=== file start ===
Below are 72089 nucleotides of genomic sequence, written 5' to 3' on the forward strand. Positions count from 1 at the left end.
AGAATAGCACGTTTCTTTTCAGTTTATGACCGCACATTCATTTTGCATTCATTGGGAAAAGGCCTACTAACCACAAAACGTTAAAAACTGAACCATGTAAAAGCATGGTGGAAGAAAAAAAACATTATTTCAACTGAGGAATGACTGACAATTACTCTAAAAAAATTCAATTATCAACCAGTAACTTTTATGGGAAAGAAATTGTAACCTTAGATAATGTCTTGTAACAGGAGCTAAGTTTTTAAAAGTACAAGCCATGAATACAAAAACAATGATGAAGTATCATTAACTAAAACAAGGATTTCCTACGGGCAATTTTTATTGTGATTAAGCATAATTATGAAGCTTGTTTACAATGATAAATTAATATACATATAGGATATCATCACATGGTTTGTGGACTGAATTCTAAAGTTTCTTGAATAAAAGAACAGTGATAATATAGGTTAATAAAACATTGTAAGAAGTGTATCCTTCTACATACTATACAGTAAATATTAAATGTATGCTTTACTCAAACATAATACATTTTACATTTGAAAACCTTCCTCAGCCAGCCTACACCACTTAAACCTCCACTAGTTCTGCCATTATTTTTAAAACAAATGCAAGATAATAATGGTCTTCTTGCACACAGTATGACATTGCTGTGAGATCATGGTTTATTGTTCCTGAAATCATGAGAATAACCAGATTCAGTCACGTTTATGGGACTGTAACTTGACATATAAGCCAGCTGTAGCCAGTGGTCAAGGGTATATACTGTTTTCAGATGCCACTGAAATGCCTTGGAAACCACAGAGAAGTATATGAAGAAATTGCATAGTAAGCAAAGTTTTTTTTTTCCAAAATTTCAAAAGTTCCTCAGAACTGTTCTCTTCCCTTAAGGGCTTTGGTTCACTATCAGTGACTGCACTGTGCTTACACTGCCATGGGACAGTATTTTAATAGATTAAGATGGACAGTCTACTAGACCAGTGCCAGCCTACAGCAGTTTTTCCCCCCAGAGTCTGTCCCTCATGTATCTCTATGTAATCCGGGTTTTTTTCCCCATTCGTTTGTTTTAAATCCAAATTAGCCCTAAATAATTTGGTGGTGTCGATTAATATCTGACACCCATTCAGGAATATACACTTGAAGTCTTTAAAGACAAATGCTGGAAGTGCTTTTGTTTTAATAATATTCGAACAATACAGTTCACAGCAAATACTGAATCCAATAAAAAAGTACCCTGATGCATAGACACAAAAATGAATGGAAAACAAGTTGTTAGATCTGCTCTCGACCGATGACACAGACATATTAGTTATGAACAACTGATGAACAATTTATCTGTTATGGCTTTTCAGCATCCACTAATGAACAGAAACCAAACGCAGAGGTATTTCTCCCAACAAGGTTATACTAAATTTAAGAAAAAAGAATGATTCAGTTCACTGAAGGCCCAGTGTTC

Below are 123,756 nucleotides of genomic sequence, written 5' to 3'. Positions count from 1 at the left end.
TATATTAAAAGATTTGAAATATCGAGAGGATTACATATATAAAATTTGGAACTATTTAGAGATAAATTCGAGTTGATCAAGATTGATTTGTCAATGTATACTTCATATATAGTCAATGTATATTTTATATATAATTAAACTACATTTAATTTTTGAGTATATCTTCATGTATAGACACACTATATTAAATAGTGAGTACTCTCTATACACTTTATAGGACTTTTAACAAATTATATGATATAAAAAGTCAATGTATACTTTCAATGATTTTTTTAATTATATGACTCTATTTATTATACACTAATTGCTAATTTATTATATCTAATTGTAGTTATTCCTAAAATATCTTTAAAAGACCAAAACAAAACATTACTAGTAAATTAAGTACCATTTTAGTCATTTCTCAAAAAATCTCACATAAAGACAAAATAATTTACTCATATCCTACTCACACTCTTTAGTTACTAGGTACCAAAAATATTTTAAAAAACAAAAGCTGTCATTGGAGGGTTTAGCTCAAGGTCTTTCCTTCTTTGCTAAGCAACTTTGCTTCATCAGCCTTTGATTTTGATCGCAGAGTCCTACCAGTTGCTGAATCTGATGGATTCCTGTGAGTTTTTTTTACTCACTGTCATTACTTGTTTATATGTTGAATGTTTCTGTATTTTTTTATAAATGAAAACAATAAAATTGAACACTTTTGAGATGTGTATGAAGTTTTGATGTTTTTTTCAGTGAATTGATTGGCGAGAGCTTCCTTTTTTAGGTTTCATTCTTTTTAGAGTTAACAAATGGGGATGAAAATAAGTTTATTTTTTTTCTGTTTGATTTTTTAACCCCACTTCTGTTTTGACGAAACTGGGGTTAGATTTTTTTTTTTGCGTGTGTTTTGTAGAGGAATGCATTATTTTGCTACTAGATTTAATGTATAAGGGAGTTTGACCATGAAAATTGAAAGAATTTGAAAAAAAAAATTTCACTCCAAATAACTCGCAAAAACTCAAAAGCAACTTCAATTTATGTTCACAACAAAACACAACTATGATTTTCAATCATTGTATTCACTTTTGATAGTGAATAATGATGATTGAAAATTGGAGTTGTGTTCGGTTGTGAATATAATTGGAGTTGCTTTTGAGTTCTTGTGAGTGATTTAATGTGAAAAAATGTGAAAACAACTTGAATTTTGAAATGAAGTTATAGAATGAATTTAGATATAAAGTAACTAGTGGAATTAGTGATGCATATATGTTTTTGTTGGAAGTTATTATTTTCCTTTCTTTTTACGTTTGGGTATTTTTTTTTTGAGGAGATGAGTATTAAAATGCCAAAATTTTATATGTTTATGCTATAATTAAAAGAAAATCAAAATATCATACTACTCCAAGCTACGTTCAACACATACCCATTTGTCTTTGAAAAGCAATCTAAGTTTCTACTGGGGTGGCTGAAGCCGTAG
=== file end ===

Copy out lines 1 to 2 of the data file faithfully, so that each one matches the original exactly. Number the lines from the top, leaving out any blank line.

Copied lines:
Below are 72089 nucleotides of genomic sequence, written 5' to 3' on the forward strand. Positions count from 1 at the left end.
AGAATAGCACGTTTCTTTTCAGTTTATGACCGCACATTCATTTTGCATTCATTGGGAAAAGGCCTACTAACCACAAAACGTTAAAAACTGAACCATGTAAAAGCATGGTGGAAGAAAAAAAACATTATTTCAACTGAGGAATGACTGACAATTACTCTAAAAAAATTCAATTATCAACCAGTAACTTTTATGGGAAAGAAATTGTAACCTTAGATAATGTCTTGTAACAGGAGCTAAGTTTTTAAAAGTACAAGCCATGAATACAAAAACAATGATGAAGTATCATTAACTAAAACAAGGATTTCCTACGGGCAATTTTTATTGTGATTAAGCATAATTATGAAGCTTGTTTACAATGATAAATTAATATACATATAGGATATCATCACATGGTTTGTGGACTGAATTCTAAAGTTTCTTGAATAAAAGAACAGTGATAATATAGGTTAATAAAACATTGTAAGAAGTGTATCCTTCTACATACTATACAGTAAATATTAAATGTATGCTTTACTCAAACATAATACATTTTACATTTGAAAACCTTCCTCAGCCAGCCTACACCACTTAAACCTCCACTAGTTCTGCCATTATTTTTAAAACAAATGCAAGATAATAATGGTCTTCTTGCACACAGTATGACATTGCTGTGAGATCATGGTTTATTGTTCCTGAAATCATGAGAATAACCAGATTCAGTCACGTTTATGGGACTGTAACTTGACATATAAGCCAGCTGTAGCCAGTGGTCAAGGGTATATACTGTTTTCAGATGCCACTGAAATGCCTTGGAAACCACAGAGAAGTATATGAAGAAATTGCATAGTAAGCAAAGTTTTTTTTTTCCAAAATTTCAAAAGTTCCTCAGAACTGTTCTCTTCCCTTAAGGGCTTTGGTTCACTATCAGTGACTGCACTGTGCTTACACTGCCATGGGACAGTATTTTAATAGATTAAGATGGACAGTCTACTAGACCAGTGCCAGCCTACAGCAGTTTTTCCCCCCAGAGTCTGTCCCTCATGTATCTCTATGTAATCCGGGTTTTTTTCCCCATTCGTTTGTTTTAAATCCAAATTAGCCCTAAATAATTTGGTGGTGTCGATTAATATCTGACACCCATTCAGGAATATACACTTGAAGTCTTTAAAGACAAATGCTGGAAGTGCTTTTGTTTTAATAATATTCGAACAATACAGTTCACAGCAAATACTGAATCCAATAAAAAAGTACCCTGATGCATAGACACAAAAATGAATGGAAAACAAGTTGTTAGATCTGCTCTCGACCGATGACACAGACATATTAGTTATGAACAACTGATGAACAATTTATCTGTTATGGCTTTTCAGCATCCACTAATGAACAGAAACCAAACGCAGAGGTATTTCTCCCAACAAGGTTATACTAAATTTAAGAAAAAAGAATGATTCAGTTCACTGAAGGCCCAGTGTTC